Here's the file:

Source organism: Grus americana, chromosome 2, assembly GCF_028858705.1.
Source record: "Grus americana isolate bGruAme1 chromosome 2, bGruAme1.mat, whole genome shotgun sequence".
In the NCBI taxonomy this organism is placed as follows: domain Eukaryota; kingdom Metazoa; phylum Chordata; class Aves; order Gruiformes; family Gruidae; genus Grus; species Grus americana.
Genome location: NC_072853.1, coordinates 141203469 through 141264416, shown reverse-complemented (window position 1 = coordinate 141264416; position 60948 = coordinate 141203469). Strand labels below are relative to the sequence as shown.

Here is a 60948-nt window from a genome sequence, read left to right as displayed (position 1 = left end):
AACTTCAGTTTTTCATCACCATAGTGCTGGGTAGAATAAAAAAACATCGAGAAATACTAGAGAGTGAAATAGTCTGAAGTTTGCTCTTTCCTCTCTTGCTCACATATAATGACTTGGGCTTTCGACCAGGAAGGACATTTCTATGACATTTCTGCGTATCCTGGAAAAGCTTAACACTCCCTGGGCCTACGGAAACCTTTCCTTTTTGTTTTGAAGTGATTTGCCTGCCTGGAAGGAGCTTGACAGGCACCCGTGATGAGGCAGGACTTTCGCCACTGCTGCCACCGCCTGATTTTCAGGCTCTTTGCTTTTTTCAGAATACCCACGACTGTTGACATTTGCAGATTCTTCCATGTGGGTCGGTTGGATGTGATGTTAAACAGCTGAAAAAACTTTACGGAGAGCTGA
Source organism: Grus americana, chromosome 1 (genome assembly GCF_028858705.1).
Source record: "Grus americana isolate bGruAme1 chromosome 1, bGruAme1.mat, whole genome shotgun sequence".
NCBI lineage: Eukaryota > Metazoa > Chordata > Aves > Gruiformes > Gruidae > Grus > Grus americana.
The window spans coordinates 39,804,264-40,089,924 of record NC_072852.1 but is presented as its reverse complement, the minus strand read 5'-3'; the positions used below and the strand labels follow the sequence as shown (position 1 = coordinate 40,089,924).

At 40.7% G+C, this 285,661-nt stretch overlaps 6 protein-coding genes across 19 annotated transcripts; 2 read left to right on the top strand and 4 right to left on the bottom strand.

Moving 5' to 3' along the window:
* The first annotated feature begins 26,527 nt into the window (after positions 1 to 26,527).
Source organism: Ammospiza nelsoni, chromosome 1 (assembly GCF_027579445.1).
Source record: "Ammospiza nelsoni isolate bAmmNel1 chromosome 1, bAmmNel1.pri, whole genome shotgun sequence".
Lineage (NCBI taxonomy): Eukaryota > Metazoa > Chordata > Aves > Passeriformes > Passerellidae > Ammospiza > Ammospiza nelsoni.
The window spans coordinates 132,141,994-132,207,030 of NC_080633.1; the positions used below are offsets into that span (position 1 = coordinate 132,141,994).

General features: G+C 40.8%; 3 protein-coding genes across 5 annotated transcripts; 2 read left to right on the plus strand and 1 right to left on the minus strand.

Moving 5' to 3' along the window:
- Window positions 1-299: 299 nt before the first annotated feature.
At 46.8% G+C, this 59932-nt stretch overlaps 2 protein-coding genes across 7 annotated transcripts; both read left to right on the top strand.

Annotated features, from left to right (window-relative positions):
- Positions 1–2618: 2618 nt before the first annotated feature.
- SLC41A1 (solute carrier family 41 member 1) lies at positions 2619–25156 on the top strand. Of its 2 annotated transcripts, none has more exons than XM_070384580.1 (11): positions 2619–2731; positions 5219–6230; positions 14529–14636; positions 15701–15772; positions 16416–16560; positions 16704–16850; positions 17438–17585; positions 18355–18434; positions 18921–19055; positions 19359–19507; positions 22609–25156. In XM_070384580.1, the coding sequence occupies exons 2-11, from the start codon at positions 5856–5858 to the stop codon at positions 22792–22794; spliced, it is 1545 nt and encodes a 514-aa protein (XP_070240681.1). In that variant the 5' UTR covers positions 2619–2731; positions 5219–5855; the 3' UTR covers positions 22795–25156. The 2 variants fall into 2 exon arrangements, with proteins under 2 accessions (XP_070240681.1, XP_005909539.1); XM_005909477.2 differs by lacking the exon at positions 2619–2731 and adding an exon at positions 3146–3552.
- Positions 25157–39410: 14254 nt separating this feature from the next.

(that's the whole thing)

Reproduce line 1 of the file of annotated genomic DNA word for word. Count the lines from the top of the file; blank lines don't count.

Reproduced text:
Source organism: Grus americana, chromosome 2, assembly GCF_028858705.1.